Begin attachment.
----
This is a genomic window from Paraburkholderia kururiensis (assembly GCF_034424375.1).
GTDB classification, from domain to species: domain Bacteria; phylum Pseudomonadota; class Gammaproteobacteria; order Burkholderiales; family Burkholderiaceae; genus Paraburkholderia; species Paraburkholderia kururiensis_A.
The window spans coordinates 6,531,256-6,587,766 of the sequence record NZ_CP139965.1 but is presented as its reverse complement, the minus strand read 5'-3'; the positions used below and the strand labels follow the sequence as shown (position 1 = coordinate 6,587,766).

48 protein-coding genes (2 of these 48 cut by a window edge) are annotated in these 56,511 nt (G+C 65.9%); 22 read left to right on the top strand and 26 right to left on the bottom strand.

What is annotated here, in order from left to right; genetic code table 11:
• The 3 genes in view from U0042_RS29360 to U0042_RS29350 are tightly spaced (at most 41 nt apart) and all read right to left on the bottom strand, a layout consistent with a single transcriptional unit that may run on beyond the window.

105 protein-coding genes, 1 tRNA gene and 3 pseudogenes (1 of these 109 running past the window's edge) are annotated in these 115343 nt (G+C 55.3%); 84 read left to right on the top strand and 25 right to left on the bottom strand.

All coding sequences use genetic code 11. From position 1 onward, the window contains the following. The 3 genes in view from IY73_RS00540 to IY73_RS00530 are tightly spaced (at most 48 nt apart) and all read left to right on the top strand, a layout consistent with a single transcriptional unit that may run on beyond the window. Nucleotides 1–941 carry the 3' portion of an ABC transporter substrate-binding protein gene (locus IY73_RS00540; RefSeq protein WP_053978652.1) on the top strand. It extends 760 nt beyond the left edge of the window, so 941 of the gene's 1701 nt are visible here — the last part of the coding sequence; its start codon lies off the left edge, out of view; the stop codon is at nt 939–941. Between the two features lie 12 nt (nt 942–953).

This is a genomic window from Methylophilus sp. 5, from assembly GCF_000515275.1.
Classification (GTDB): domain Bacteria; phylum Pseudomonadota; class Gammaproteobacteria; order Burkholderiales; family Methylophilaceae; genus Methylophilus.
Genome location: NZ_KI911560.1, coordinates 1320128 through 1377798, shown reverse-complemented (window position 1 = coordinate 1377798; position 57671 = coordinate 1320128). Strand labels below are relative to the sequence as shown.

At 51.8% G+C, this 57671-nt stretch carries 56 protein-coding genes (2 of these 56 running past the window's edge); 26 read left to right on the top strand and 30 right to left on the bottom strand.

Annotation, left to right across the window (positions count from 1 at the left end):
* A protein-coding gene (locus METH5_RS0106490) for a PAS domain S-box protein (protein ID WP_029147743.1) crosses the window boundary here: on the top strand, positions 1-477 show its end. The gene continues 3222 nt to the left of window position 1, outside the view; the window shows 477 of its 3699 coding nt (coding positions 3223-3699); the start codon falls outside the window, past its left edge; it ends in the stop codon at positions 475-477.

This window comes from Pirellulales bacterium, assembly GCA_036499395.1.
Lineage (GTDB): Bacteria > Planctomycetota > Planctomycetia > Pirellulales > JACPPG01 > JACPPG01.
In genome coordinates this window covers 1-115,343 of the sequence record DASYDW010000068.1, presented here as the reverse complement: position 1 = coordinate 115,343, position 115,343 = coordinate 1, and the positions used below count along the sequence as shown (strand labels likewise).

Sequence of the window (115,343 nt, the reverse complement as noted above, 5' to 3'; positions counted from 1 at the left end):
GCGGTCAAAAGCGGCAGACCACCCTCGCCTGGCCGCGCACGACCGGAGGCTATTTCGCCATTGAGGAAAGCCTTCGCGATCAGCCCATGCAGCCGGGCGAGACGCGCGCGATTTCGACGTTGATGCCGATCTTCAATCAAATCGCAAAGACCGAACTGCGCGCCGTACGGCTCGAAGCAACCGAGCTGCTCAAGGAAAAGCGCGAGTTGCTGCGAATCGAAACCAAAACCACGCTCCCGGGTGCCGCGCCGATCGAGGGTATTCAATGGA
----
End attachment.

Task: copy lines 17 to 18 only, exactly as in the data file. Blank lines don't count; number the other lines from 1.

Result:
In genome coordinates this window covers 1-115,343 of the sequence record DASYDW010000068.1, presented here as the reverse complement: position 1 = coordinate 115,343, position 115,343 = coordinate 1, and the positions used below count along the sequence as shown (strand labels likewise).

Sequence of the window (115,343 nt, the reverse complement as noted above, 5' to 3'; positions counted from 1 at the left end):